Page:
PHYS 1905    Einstein in the 20th Century and Beyond  FALL 2006
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2005 Year of Physics

AIP's Einstein history

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Schedule: 9:40 - 10:30 am, MWF

Location:  JFB 103

Instructors:         Ben Bromley  Maria Cranor
Office:          INSCC 218   SP 214  
Hours:          10:30am-noon MWF   Hours 10:30am-noon
Phone:          581-8227   (581-6901)

Course Description.

Consideration of Einstein's life and thought allows us to address some of humanity's most persistent and profound concerns: the nature of space and time, the structure and history of our Universe, war and peace, the role of the individual in society. We will discuss Einstein's great contributions to modern physics: the photoelectric effect and the foundations of quantum mechanics, special relativity, and his monumental theory of gravity, general relativity, as well as his role in the development of nuclear weapons and the establishment of the state of Israel in the aftermath of World War II. We will conclude by examining the exciting implications of Einstein's ideas for 21st century science : black holes, gravitational waves, dark energy, and the origin of the Universe itself. Gen Ed Science Foundation course. Three lectures.

Recommended prerequisite: None.
Recommended corequisite: None.


  • To introduce the physics of Einstein's key contributions to relativity and quantum mechanics.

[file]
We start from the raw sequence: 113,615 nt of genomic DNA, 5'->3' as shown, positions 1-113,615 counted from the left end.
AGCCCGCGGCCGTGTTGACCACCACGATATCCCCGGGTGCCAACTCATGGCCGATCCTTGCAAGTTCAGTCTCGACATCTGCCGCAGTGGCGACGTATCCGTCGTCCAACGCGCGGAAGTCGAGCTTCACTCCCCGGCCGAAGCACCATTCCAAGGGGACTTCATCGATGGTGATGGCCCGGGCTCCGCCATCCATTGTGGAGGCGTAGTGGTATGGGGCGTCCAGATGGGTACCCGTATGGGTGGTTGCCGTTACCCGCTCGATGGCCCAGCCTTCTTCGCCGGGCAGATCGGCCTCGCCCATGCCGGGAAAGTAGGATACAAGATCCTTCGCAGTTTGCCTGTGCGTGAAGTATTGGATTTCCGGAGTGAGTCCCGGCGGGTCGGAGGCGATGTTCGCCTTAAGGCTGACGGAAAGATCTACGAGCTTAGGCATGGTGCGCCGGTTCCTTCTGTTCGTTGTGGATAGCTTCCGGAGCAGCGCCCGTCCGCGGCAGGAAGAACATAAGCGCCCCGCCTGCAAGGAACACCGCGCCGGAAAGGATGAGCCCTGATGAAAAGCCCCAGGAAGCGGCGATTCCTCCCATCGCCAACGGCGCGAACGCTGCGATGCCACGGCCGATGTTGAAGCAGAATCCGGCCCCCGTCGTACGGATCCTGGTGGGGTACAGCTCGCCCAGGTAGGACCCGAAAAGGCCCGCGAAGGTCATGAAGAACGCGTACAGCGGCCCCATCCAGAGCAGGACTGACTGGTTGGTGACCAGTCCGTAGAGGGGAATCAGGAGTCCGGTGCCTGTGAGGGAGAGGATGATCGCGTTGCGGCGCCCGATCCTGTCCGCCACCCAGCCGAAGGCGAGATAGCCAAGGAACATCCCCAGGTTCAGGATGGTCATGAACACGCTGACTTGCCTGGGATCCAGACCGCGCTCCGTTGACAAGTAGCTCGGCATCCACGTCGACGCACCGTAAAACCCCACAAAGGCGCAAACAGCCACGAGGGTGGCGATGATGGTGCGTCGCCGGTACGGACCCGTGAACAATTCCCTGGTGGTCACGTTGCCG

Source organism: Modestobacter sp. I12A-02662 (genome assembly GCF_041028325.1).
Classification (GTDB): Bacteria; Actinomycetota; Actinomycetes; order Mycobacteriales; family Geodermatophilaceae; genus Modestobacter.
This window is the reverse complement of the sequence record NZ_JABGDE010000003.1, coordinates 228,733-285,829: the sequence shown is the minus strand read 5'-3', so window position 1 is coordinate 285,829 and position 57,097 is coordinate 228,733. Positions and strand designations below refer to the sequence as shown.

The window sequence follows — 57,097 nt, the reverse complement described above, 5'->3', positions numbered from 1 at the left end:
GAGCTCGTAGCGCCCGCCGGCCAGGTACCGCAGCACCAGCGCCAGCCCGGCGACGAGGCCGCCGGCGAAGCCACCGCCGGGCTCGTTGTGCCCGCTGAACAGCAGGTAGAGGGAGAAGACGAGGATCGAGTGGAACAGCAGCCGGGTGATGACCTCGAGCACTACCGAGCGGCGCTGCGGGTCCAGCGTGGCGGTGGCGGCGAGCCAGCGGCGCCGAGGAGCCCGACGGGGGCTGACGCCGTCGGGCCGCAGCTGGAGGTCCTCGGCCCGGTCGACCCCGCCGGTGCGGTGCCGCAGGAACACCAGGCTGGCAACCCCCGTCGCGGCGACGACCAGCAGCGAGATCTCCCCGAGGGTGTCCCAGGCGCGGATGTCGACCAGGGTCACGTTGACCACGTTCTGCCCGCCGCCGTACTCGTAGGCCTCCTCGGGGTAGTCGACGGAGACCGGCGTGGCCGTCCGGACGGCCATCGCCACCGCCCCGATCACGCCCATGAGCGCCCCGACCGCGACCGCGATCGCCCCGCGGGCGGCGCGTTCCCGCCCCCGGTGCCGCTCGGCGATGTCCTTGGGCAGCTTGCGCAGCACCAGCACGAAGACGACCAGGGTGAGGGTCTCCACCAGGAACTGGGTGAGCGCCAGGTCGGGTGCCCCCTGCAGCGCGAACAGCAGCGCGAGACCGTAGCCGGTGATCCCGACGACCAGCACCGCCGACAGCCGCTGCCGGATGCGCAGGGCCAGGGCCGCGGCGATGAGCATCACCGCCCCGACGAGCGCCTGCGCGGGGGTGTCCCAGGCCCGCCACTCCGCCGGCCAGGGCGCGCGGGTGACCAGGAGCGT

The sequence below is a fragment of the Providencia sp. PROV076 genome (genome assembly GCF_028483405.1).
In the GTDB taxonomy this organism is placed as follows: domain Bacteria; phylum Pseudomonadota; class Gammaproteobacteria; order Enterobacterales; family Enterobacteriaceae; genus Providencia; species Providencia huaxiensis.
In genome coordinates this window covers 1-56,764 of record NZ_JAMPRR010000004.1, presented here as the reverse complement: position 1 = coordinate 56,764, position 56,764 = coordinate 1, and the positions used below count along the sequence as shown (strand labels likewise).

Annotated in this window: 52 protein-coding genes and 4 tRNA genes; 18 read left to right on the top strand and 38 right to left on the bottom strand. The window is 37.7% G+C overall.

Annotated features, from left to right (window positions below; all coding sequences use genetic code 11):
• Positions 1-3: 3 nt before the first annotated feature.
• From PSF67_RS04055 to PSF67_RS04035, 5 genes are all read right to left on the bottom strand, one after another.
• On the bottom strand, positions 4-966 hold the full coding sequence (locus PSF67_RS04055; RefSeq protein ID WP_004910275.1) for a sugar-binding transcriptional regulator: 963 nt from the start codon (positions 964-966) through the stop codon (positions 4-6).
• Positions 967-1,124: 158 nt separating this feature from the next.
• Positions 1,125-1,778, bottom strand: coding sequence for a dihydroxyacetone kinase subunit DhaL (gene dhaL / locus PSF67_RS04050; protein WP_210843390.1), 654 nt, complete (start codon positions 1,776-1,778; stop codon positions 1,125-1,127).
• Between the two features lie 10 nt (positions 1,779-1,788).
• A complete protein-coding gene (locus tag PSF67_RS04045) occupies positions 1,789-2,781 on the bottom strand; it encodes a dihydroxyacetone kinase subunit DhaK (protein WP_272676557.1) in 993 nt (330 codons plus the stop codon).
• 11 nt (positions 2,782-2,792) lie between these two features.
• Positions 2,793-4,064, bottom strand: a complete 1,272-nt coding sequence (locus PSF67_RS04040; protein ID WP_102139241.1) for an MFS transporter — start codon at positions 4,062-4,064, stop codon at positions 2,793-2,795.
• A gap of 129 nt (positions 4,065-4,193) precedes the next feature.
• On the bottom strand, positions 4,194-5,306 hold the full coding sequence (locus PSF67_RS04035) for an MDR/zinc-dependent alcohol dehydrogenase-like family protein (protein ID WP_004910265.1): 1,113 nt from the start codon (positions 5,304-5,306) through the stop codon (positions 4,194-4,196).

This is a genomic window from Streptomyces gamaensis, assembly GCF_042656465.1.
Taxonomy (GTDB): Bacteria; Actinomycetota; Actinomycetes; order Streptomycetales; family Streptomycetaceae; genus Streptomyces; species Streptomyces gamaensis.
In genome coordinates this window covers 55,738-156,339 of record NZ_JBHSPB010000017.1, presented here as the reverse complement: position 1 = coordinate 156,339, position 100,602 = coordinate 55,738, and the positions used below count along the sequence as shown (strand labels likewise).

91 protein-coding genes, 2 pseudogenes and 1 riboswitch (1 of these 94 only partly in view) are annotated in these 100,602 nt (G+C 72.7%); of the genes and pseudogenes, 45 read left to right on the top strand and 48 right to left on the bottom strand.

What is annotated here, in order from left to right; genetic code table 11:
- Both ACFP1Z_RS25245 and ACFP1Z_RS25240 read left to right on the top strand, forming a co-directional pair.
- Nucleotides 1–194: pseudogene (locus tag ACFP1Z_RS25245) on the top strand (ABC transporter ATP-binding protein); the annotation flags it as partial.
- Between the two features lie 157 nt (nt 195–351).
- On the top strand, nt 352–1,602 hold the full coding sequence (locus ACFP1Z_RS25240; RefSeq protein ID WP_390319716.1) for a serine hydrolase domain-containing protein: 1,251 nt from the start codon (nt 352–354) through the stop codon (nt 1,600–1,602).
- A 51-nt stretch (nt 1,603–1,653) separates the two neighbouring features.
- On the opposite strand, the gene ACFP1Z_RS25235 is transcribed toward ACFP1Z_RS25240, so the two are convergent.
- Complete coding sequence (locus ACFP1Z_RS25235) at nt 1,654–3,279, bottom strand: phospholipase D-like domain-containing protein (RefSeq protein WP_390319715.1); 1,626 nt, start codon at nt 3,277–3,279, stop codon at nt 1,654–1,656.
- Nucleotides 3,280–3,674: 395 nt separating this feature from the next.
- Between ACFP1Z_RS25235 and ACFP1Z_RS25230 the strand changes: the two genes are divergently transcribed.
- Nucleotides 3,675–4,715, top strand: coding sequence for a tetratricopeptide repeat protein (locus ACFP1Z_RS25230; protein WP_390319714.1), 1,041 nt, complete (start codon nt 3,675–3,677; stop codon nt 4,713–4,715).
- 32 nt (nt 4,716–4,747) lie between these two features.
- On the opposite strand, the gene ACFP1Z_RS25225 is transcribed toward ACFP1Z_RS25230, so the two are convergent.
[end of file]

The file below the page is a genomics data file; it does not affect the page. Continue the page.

• To place Einstein's work in an historical context, focusing on the Einstein's own writings regarding social and political issues of his time.

  • To survey key elements in the development of nuclear weapons, with emphasis on Einstein's role.

  • To examine Einstein as a scientist-citizen, and to apply his ideas to contemporary issues including nuclear proliferation, genetic engineering, and bioterrorism.

  • Finally, to explore future developments in physics along avenues opened by Einstein, such as black holes, dark energy, and a Theory of Everything.

Administrative issues.

Important dates related to this course are listed below. Should any of these deadlines apply to you, you should confirm them with the official, up-to-date entries in the UofU Academic Calendar

  • The last day to register for classes is Tuesday, 7 September.
  • The final day to drop (delete) classes with no tuition penalties is Friday, 1 September.
  • The last day to withdraw is Friday, 20 October ("W" on transcript, tuition is charged).

Disabilities Services.

The University of Utah seeks to provide equal access to its programs, services and activities for people with disabilities. If you will need accommodations in the class, reasonable prior notice needs to be given to the Center for Disability Services, 162 Olpin Union Building, 581-5020 (V/TDD). CDS will work with you and the instructor to make arrangements for accommodations. All written information in this course can be made available in alternative format with prior notification to the Center for Disability Services.

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Last updated: Thu Dec 7 04:10:49 MST 2006